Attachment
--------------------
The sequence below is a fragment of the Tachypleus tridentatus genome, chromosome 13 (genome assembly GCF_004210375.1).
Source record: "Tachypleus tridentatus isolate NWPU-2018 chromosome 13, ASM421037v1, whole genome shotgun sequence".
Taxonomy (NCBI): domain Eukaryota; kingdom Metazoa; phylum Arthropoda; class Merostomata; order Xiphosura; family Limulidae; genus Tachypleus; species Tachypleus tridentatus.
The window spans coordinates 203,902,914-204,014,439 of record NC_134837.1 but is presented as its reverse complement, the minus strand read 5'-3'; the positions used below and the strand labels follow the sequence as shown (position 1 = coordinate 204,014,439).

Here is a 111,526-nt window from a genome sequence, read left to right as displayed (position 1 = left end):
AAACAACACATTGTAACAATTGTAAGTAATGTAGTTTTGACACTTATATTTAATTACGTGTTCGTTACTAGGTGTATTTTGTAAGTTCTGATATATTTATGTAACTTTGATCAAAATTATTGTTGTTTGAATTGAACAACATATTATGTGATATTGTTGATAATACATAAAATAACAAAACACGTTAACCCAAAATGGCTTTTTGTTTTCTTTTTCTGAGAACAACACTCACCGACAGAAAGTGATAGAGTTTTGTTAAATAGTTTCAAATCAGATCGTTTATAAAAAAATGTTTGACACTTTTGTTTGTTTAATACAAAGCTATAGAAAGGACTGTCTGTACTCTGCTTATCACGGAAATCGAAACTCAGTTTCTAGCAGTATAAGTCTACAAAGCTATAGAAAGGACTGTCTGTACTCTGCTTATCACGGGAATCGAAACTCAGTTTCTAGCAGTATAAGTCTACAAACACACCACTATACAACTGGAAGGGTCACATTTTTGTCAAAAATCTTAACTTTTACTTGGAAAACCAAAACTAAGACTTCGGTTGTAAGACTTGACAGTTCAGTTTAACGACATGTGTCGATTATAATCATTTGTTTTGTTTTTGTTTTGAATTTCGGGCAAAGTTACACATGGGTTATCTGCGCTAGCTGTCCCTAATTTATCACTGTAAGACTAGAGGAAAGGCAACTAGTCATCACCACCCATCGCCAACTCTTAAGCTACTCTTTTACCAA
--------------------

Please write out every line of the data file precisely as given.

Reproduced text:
The sequence below is a fragment of the Tachypleus tridentatus genome, chromosome 13 (genome assembly GCF_004210375.1).
Source record: "Tachypleus tridentatus isolate NWPU-2018 chromosome 13, ASM421037v1, whole genome shotgun sequence".
Taxonomy (NCBI): domain Eukaryota; kingdom Metazoa; phylum Arthropoda; class Merostomata; order Xiphosura; family Limulidae; genus Tachypleus; species Tachypleus tridentatus.
The window spans coordinates 203,902,914-204,014,439 of record NC_134837.1 but is presented as its reverse complement, the minus strand read 5'-3'; the positions used below and the strand labels follow the sequence as shown (position 1 = coordinate 204,014,439).

Here is a 111,526-nt window from a genome sequence, read left to right as displayed (position 1 = left end):
AAACAACACATTGTAACAATTGTAAGTAATGTAGTTTTGACACTTATATTTAATTACGTGTTCGTTACTAGGTGTATTTTGTAAGTTCTGATATATTTATGTAACTTTGATCAAAATTATTGTTGTTTGAATTGAACAACATATTATGTGATATTGTTGATAATACATAAAATAACAAAACACGTTAACCCAAAATGGCTTTTTGTTTTCTTTTTCTGAGAACAACACTCACCGACAGAAAGTGATAGAGTTTTGTTAAATAGTTTCAAATCAGATCGTTTATAAAAAAATGTTTGACACTTTTGTTTGTTTAATACAAAGCTATAGAAAGGACTGTCTGTACTCTGCTTATCACGGAAATCGAAACTCAGTTTCTAGCAGTATAAGTCTACAAAGCTATAGAAAGGACTGTCTGTACTCTGCTTATCACGGGAATCGAAACTCAGTTTCTAGCAGTATAAGTCTACAAACACACCACTATACAACTGGAAGGGTCACATTTTTGTCAAAAATCTTAACTTTTACTTGGAAAACCAAAACTAAGACTTCGGTTGTAAGACTTGACAGTTCAGTTTAACGACATGTGTCGATTATAATCATTTGTTTTGTTTTTGTTTTGAATTTCGGGCAAAGTTACACATGGGTTATCTGCGCTAGCTGTCCCTAATTTATCACTGTAAGACTAGAGGAAAGGCAACTAGTCATCACCACCCATCGCCAACTCTTAAGCTACTCTTTTACCAA